We have seen parliament bypassed on many occasions and this is just another example of how little weight this place has when it comes to thorough review of legislation. That disregard for parliament and the democratic will was evident throughout the entire process on Bill C-13.

Earlier today we heard Reform members and other members who participated at the committee talk about how seriously we took the process at committee in terms of amendments and discussions with no credence or support from the Liberal members on that committee for that kind of participation. I think it is absolutely important to put that on the record.

When the bill was introduced, we in the New Democratic Party said—and I think other caucuses have said the same—that we support the concept behind the Canadian institutes of health research and we endorsed the principle of the bill at second reading.

However, we also identified a number of concerns that we felt had to be addressed at committee stage. We therefore participated actively in that process by listening to witnesses, seeking clarification and proposing amendments. In that regard, it is important on the part of everyone in the House to thank the dozens of individuals and organizations who either appeared before the committee or wrote to us with very thoughtful presentations and indepth analysis of the bill.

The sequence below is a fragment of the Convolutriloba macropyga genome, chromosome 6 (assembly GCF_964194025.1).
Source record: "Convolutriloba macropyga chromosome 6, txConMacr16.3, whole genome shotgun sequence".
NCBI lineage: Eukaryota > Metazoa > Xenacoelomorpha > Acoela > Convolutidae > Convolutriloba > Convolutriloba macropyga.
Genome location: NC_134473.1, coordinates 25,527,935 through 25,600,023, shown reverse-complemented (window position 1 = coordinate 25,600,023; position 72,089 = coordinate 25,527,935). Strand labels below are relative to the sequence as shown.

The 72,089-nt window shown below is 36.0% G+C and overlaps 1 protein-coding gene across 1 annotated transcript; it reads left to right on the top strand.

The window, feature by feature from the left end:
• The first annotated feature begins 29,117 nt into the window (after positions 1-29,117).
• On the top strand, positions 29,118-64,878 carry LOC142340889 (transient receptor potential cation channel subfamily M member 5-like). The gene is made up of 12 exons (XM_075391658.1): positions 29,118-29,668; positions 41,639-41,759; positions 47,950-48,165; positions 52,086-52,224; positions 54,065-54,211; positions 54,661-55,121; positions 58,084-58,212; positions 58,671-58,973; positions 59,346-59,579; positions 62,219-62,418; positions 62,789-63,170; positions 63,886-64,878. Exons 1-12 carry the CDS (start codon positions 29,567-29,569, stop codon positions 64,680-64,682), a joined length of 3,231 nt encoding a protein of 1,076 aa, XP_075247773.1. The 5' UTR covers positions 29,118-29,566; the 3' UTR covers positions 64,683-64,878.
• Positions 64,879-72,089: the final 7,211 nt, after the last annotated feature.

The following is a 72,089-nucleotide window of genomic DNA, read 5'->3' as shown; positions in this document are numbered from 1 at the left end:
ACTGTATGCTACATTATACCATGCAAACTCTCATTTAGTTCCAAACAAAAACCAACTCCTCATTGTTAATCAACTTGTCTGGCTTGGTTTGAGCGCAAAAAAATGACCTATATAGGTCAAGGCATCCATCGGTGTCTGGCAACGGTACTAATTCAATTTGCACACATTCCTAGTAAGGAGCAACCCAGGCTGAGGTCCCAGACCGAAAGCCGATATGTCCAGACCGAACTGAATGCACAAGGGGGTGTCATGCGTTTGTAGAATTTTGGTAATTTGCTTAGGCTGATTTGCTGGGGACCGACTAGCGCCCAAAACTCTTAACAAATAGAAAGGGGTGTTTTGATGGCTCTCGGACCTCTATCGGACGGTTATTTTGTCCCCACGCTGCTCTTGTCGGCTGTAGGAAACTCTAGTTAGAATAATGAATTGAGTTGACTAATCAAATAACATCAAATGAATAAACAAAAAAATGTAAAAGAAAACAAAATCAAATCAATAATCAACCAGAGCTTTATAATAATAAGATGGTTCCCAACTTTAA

What struck me, and I am sure struck others who were at committee, was a recurring theme, an opinion repeated time and time again, to the point where we had to take it seriously. The theme was yes, but. It is a good idea on paper but how will it work? How can we be sure that the noble principles of the bill will be translated into action? That really is the essence of our concerns with the bill before us today and with the process that we are involved in today.

We all know what the bill attempts to do. We know it ends the Medical Research Council and establishes the Canadian institutes of health research. It appears to support a considerably expanded range and volume of health and health research in Canada. It deals with addressing a full range of health research priorities in the country today, from biomedical services to applied clinical research, to health systems and services research, and finally to research on the broader social and economic determinants of health that lie outside the system.

Who can disagree with that? Obviously that is something many of us have been saying for a long time. It is much needed in Canada today. On the basis of that stated objective, it is a bill worth supporting.